(Click here for drawings)


After having built the vertical antenna for 30/40 mt., in consideration of its goods perfomances, I decided to resume  the rotating dipole, already seen at the beginning of this auto-construction. In consideration  of its acceptable proportions, contrary to what expected at the beginning,it was only matter of  adjusting some mechaninal problems connected with robustness under heavy winds.  It was, as a matter of fact, necessary to insulate the first two portions of the half-dipole for 30 mt. in order to mount the linear loads. I then started from the text of the vertical, where the dimensions  of the elements remain more or less the same,  as well as for the linear load for 30 mt.  I then had to solve the problem  of supporting the central portion in which I had to mount the two semi-dipoles.
I decided to use a rectangular aluminium pipe 35 x 50 mm, 150 cm. in length.
On it I then calculated where to drill the holes to mount  the brackets necessary to fix the antenna to a square boom of 40 x 40 mm. which would be then  mounted to the mast.

On the rect. pipe I drilled the four holes  in correspondence  of the beginning  of the semi dipole  of the most outside part of the support. These holes  must have a diam. by 17 mm since they must accept the 4 shaped insulators so as the two semi-elements can be acceted inside. You will then  drill the two semi-dipoles, exactly in correspondence  of the four  holes made on the support, with a diam. by 7 mm. and you will then fix the two semi-elements  with four nuts.
You will then mount  the pipes, already prepared with the relevant linear loads. As far as the attachment of the linear loads is concerned, each of you will do his best to find the most suitable mechanical solution. You will also consider the possibility of lateral vents, at the end of the work. This because when traps for  30 mt. are mounted, plus the tip and the capacitive head for 40 mt. the whole thing will somehow  swing at the ends. One solution could possibly be the one I studied time ago for the vertical, but horizontally and without the necessary result.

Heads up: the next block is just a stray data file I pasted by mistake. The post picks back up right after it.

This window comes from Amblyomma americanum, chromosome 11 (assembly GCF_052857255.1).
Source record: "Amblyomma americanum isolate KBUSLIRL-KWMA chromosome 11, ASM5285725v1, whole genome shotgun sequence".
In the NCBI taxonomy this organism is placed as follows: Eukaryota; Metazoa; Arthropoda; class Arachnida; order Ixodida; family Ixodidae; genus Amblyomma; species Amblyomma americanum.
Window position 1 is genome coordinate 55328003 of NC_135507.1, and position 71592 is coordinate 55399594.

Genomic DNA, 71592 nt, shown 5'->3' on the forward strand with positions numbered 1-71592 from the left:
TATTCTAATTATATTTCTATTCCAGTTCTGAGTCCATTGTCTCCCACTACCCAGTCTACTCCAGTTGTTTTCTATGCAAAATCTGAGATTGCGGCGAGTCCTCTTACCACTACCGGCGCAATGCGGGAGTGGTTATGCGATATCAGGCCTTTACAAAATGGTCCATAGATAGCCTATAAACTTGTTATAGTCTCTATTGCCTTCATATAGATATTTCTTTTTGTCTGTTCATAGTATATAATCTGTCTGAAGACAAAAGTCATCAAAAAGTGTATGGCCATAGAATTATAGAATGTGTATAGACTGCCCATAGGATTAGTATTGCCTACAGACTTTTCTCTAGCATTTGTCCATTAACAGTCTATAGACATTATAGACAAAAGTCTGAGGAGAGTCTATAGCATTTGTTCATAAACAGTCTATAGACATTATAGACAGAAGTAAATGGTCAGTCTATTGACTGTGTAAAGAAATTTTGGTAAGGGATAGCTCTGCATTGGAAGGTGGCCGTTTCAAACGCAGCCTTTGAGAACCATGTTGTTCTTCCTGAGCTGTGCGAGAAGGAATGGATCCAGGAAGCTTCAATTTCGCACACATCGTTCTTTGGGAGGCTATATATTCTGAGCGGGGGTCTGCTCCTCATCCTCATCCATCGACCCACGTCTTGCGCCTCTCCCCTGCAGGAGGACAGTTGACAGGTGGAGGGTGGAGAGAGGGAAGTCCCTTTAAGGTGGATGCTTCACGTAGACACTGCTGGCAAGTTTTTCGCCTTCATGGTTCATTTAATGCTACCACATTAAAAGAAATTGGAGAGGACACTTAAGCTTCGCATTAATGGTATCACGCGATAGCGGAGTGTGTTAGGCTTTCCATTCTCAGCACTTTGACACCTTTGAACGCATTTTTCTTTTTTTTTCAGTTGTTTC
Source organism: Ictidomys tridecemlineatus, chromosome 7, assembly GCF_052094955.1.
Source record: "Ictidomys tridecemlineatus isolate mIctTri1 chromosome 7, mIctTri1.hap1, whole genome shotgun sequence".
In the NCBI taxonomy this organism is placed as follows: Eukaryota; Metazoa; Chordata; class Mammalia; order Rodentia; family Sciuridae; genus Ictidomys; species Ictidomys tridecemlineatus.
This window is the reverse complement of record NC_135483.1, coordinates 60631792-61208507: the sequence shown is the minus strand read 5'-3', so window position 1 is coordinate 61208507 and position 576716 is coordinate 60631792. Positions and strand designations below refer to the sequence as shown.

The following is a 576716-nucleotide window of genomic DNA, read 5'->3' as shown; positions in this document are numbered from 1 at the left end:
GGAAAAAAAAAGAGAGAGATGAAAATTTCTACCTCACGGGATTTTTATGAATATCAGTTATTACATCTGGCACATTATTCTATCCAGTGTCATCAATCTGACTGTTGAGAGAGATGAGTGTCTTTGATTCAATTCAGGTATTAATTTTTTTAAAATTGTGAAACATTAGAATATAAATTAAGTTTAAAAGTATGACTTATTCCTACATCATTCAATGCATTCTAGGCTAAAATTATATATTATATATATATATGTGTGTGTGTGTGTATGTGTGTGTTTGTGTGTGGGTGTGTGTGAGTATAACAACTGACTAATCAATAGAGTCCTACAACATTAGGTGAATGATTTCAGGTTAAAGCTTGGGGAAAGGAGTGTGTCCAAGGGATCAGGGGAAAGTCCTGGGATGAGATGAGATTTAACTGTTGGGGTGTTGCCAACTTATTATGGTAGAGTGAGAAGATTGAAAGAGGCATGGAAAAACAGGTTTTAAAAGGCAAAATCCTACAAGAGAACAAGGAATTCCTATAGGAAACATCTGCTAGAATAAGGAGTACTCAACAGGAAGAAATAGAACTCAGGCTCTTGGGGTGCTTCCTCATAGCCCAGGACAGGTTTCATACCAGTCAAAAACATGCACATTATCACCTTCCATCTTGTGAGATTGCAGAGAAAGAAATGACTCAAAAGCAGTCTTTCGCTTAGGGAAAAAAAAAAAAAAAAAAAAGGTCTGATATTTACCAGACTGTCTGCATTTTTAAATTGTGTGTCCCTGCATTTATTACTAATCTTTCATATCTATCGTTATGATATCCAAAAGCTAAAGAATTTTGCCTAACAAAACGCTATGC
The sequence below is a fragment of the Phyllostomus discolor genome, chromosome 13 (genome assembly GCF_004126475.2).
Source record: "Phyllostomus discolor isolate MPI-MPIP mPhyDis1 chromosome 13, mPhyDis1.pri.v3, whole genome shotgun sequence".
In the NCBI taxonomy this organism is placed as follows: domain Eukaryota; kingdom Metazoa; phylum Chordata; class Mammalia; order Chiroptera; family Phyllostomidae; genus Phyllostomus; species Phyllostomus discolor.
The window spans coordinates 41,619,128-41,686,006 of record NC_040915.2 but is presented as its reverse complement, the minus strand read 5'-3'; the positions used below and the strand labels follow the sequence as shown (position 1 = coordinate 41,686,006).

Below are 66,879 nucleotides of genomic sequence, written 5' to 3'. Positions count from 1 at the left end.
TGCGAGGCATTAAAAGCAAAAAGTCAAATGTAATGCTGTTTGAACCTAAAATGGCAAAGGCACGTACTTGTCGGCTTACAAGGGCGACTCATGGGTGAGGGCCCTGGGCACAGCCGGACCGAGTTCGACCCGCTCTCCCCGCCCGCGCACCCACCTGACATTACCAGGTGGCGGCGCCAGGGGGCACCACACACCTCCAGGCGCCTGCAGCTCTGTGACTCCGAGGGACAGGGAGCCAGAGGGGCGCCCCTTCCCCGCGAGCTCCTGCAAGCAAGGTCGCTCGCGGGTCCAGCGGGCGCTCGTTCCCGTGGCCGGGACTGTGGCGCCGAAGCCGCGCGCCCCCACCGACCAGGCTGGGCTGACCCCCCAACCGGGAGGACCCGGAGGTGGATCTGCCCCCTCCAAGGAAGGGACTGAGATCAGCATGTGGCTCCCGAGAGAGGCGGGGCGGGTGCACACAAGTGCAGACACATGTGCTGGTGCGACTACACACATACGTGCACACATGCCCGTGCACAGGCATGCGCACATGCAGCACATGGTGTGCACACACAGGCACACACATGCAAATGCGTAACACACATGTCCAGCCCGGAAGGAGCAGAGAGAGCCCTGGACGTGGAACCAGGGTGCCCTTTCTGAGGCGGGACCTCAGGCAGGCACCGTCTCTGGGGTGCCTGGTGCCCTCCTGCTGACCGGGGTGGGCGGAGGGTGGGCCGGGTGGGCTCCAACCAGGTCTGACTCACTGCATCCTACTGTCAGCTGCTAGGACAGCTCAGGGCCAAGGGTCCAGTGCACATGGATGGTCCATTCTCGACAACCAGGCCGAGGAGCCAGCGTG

I then decided to leave the teflon tubes either inside and outside, according to the original project. I kept on mounting the necesary pipes to complete  the 30 mt. and then I put a vent on each side, the two ends have been fixed at approximately 1 mt. from the center of the dipole. The electrical part differs, from the vertical, because of the presence of a hair-pin by 1.30 mt. long that will be somehow fixed to the neutral point of the boom. At this stage you have only to check  all dimensions as shown on the drawing and try the antenna.
In 30 mt. the passing band is approx. 120 khz, exact on 40 mt.
You will then spend some minutes for necessary adjustments.
At the end I am sure you will be surprised of the results. 


Though the electrical performance of the antenna is acceptable, before
mounting it on the rotator, the first time, it was necessary for me to make some little changes.

Personally  I decided to make it lighter  and more robust and elastic, so I decided to shorten it by 1 mt.
1 - To make it lighter I used two fishing rods, 3 mt. long, eliminating
the thinnest parts, then cutting them at the right dimensions as in
aluminum. For the electrical part, I used  a 1,5 mm. copper wire fixed
to rods with plastic brackets. In the total length of the wire the linear
load is included (same as for the prototype)
2 - In order to shorten the elements by 1 mt. without loosing the original
efficiency, I used a capacitive hat  also for 30 mt. ( 3 radials by 33 cm.
in steel wire of 2 mm. diam.), Then, after the 30 mt. trap, I wound , with
separate turns, 1.20 mt. of enamelled copper wire of 1.5 mm. diam.
This way I reached the right situation for 40 mt. and then used another
capacitive hat for the final setting.(5 radials  by 45 cm.)
With all this I shortened  the semidipole by  1 mt. in comparison with
prototype . So I had the possibility, once installed, to rotate it safely
among all other antennas.


3 - In order to make the whole thing resistant to weather conditions, I put inside each rod a PVC pipe, of different sizes, fixed with screws in order to make it one body  of the outside rod and the inner pipes.
No more problems with wind and snow!
Nothing more to be added. Please consider that this antenna can be
easily  home-made with scrap materials easily to be found.
The pictures show the whole situation with all the aesthetical defects.
Always at full disposal for any further information.

73, IK4DCS - Franco